Alan Ryan gives a tour from the ancient Greeks to the 20th Century, examining how thinkers from Herodotus to John Rawls have tried to answer how we can live together with our differences. What is the justification for authority? When is it right to force someone to do something that they don't want to do? We all know that humans must live together. But we are fractious, and the incentives for going our own way, even if its against our own interests, are very strong. How can this conundrum be resolved? Thinkers have offered an astonishing range of answers to these questions in the 2500 years since the Ancient Greeks started thinking about them. Some like Marx and Plato deny that these questions will even arise at all in their respective utopian schemes. Some contemporary intellectuals think likewise. As Ryan puts it, in their scheme of things there will be `no economic life to regulate, no crime to suppress, no conflicting interest to balance, no competing policy to reconcile, no conflicts of value to assuage, accommodate or suppress (p. 70). Their optimism seems unfounded. We will always live with these questions. Utopia, the title of Thomas More's eponymous book, means `nowhere'.

But does this mean that if we cannot agree, then only brute force can make us live together? No thinker has really thought this - not even Hobbes or St. Augustine, two pessimists about the human condition, if coming from different premises altogether.
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36 of 41 people found the following review helpful By Dr Barry Clayton TOP 500 REVIEWER on 15 Dec. 2012
Format: Kindle Edition
My review title for this extraordinary book reflects my admiration for Professor Ryan's most welcome support for the great political theorists of the past. Far too many historians and others have tried in recent years to undermine thinkers such as Plato and Hobbes.
This monumental work, which is really three books packaged as one, aims to restore our respect and awe for political philosophy at a time when politics around the world is regarded with something bordering on contempt. In the opinion of this reviewer he has succeeded admirably.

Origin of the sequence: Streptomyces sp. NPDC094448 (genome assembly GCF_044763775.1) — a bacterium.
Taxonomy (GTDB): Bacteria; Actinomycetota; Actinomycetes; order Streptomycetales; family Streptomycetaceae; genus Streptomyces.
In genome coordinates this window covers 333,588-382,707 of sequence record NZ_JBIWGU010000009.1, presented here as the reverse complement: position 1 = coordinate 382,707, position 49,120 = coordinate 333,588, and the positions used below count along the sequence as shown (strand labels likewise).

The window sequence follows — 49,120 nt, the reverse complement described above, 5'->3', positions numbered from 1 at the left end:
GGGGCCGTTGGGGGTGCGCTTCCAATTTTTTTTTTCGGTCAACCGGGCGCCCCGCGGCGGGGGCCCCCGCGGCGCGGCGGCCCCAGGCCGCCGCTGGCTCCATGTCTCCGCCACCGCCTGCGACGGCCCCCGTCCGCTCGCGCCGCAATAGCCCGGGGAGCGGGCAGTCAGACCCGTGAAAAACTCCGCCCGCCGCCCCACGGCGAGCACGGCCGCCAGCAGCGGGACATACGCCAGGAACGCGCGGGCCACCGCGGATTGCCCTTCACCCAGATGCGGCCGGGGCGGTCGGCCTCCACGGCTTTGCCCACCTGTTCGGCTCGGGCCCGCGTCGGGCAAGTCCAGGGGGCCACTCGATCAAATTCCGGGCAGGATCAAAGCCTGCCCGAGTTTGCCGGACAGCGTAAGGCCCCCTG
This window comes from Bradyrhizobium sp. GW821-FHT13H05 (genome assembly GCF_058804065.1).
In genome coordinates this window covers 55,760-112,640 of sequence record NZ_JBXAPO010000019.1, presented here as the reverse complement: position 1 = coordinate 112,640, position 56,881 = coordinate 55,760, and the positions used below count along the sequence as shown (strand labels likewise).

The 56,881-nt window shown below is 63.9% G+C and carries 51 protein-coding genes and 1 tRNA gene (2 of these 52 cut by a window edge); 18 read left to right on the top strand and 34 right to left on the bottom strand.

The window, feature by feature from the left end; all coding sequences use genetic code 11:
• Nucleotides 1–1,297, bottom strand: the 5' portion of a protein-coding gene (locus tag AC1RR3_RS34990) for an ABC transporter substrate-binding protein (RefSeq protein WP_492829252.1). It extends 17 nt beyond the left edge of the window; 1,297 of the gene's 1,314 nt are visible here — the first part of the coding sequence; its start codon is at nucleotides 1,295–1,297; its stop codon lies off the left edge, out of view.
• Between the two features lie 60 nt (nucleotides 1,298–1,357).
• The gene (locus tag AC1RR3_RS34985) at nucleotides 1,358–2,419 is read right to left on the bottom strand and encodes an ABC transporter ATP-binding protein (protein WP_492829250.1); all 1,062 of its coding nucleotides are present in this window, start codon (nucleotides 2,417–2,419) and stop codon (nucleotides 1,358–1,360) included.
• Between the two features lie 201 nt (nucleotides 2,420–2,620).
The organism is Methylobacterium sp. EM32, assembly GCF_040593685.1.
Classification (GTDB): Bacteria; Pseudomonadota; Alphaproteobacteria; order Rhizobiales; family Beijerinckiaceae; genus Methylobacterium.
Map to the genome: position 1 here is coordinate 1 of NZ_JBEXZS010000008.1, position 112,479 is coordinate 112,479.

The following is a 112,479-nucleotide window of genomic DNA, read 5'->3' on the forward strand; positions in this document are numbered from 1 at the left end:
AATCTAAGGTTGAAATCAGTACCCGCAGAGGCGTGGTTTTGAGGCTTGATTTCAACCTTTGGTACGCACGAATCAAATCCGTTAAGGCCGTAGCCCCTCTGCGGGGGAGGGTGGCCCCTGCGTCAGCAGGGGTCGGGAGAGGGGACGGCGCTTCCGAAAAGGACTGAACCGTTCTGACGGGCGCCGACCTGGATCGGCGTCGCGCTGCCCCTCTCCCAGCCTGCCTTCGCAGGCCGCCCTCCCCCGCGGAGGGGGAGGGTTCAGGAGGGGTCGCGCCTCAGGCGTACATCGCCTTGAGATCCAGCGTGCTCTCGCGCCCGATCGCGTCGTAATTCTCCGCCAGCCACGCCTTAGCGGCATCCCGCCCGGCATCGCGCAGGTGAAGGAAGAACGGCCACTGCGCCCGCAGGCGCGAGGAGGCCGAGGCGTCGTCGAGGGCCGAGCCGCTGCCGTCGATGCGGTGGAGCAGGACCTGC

Professor Ryan who began his study of political issues at Oxford before moving to Princeton poses a number of fundamental questions. For example, he asks: what is the basis of the state's authority over its citizens? and how can we organise and run our collective affairs without giving up individual rights?
In a lovely phrase the Professor writes: 'long-dead writers often speak to us with greater freshness and immediacy than our contemporaries'.Kant,for example, may therefore well have the most cogent things to say about gay marriage. Mr Cameron please take note.
The author's use of history enables the reader to view problems from a new angle and hopefully use the likes of Montesquieu to formulate more efficient policies.
Professor Ryan reminds us that many of the major political thinkers of the past were quite extraordinary beings. Hobbes, for example, based his major political ideas on fear and terror.
This is a very impressive book that deserves a wide audience. After reading certain sections of the book for a second time i could not help wondering how the ideas and arguments of, for example, Plato, Hobbes, Mill and Bellamy have been viewed and interpreted in the non Western world. Perhaps the Professor can let us know in another book.
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9 of 11 people found the following review helpful By corporalbob on 8 Feb. 2013
Format: Hardcover Verified Purchase
This is a detailed history of the development of political thought, yet is easy enough to read. It is a must for anyone who is interested in politics and how we should be governed.